Comics take on Wall Street at Aspen Laff Festival
The Aspen Times
Aspen CO Colorado
ASPEN – Several years ago, Tom Simmons spotted, in his brother-in-law’s car, a copy of the book “Secrets of the Federal Reserve.” Simmons was instantly hooked on the subject and has spent much of his professional life since then exploring the topics of the Fed and money. He has pointed out the alarming fact that the enormously powerful Federal Reserve is a privately held, for-profit corporation run by a small handful of people. He has observed how money is an all-encompassing aspect of life.
“Money’s our god,” he said. “It’s what we worship.”
Simmons is not an economist, not a banker and not a social theorist, exactly. He is a comedian, and when he’s not handling the heavy stuff like the Fed, the 44-year-old is likely to be riffing about TV commercials, parenting or self-scan checkout machines at the grocery store.
But he prefers more substantial topics, subjects that don’t ordinarily come up on comedy-club stages. Other areas that have been central to his routine in recent years are peak oil, religion and the Israel-Palestine conflict.
“In my comedy, I like to do the bigger-picture stuff. I think, ‘What would Carlin have done? What would Kinison have done?'” he said.
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Simmons hosts the program “The Stupid Truth: Comics on Wall Street” Thursday at the Wheeler Opera House’s Aspen Laff Festival. The show will include several other comedians from the festival, including Costaki Economopoulos, Danny Bevins, Keith Alberstadt and Hippieman – most of whom were inclined to pass on the invitation to do the Wall Street gig on the grounds that they didn’t have any suitable material.
“My point to them was, ‘Yes, you do,'” said Simmons, a North Carolina resident who co-produces the festival with the Wheeler. “Money controls politics; it controls your life. Your joke about winning the lottery fits in. The bit about your girlfriend making a thousand times more than you fits in. Money is everyday life. Money is God. We’ve all thought about it plenty. We’ve all lived through a financial collapse and written on it.”
For Simmons, money has become a core part of his act, usually taking up about nine minutes of his set. He says he isn’t obsessed with money, but, as with religion, it is a subject that is close to people’s lives and full of illusions waiting to be shattered by witty observations.
“Look at the truth versus the contradictions – that’s comedy to me,” said Simmons, who started his comedy career with appearances at the Uptown Comedy Club, an Atlanta spot that attracts a predominantly black audience. (Simmons is white.) “All the people who are on money – Jefferson, Jackson, Lincoln, Franklin – were all against a Federal Reserve Bank. It’s like putting Mother Teresa’s face on a condom and passing them out at Planned Parenthood.”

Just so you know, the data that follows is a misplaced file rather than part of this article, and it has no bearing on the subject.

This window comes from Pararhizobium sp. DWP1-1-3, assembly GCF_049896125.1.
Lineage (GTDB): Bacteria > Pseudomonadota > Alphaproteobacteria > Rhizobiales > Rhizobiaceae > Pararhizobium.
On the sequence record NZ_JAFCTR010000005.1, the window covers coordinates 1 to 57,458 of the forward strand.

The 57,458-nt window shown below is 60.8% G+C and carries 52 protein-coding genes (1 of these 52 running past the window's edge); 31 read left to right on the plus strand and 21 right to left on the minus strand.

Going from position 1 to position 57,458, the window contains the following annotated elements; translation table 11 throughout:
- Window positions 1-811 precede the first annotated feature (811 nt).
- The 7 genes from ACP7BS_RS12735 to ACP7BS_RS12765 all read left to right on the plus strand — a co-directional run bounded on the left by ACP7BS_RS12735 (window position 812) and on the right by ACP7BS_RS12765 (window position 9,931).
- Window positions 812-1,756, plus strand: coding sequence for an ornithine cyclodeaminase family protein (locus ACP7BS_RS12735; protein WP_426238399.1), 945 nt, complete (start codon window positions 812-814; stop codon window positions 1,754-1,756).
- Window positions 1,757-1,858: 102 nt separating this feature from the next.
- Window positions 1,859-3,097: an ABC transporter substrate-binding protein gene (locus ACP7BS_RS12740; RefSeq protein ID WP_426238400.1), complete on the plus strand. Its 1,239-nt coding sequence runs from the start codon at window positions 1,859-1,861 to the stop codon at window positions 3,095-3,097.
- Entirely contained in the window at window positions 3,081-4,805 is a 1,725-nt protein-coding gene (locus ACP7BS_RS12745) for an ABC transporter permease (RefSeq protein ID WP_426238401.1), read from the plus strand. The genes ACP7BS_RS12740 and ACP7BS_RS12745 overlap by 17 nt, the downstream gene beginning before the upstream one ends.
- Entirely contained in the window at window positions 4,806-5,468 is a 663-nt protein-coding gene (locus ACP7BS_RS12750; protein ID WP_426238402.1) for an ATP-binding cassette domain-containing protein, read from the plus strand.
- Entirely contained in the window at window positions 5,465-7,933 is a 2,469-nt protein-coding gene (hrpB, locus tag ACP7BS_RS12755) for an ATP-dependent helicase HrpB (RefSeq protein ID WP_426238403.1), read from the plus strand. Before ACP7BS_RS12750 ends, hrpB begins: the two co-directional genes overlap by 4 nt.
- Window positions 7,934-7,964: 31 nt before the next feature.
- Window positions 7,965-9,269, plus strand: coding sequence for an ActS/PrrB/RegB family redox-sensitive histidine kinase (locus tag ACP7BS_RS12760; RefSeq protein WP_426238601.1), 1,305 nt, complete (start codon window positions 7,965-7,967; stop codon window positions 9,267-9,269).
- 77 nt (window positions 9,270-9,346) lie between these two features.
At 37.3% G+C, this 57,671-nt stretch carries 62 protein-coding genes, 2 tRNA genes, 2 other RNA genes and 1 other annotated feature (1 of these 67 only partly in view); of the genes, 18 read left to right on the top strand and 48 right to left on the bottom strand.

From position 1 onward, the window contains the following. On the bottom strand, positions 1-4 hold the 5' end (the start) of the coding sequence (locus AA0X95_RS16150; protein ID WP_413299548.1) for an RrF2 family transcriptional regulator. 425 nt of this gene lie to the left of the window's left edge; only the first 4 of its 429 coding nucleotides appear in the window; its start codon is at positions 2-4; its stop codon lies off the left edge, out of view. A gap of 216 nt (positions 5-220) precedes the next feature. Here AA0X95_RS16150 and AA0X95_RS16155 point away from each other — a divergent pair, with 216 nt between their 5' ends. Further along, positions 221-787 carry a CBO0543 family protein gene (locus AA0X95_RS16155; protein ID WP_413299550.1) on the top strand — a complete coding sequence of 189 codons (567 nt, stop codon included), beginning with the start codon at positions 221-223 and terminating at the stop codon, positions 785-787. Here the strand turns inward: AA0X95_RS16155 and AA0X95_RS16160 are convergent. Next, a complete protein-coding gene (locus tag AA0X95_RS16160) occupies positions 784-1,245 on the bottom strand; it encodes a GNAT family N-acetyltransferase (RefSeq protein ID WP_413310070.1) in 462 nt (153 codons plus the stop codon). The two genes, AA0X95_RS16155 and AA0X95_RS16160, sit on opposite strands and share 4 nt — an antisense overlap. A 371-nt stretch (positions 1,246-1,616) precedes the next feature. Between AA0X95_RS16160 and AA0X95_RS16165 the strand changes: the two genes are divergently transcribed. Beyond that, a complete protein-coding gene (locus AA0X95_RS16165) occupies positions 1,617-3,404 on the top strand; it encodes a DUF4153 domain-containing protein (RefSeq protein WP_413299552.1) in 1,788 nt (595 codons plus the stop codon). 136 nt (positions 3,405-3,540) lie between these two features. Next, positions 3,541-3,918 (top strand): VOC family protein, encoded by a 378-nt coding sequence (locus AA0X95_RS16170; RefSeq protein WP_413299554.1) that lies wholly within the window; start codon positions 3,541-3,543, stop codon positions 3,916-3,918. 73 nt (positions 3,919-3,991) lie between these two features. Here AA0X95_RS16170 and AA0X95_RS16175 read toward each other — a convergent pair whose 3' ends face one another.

Simmons notes that money itself is an illusion; like religion, it is something people have made up. “We make up money out of nothing, and banks sell it at interest,” he said. “Even Sam Walton goes, ‘Wow, that’s a great business model.'”
Simmons says that he limits how much Fed-oriented material he does in his set. “Like my wife says, People don’t want to hear you do PBS for an hour. You’ve got to do jokes too,” he said.
But many of those jokes can be money-related without getting into the intricacies of the Federal Reserve System. Talking about the prospect of sending his son to college, given the cost of an education, Simmons quips, “He’s going to be home-colleged.” (Simmons’ son is named Owen, he said, “Because that’s what I’m going to be doing for the rest of my life.”)
Such lighter jokes point to one of Simmons’ essential comedy principles: People will laugh about things they have an attachment to, even if it’s a serious subject.
“When there’s a deep emotional attachment, to me, there’s funny,” he said. “I have to care about it. I have to care that we’re being enslaved into debt or the jokes won’t work.”
He also believes that exploring such topics can be psychologically beneficial. “If you can make people laugh about what they’re afraid of, and get them informed about things – that’s helpful,” he said. “Comedy can get that stuff across, in posters, political cartoons, signs. They can get across great points about money, inequality, injustice.”
Simmons suspects that the next weighty topic that will work its way into his routine is the prediction that 2012 will mark the end of human civilization.
“And that bigger thing of, Why do we do this all the time? Why are we always talking about the apocalypse?” he said. “Natural disaster. Peak oil. Overpopulation. All these things that are, ‘Oh, it’s coming down!'”
The Aspen Laff Festival opened Wednesday and runs through Saturday with nightly events. Performers include David Brenner, “Cash Cab” host Ben Bailey, the free show The New Faces Final, and The Stupid Truth: Comics on Parenting. For a full schedule, go to wheeleroperahouse.com.
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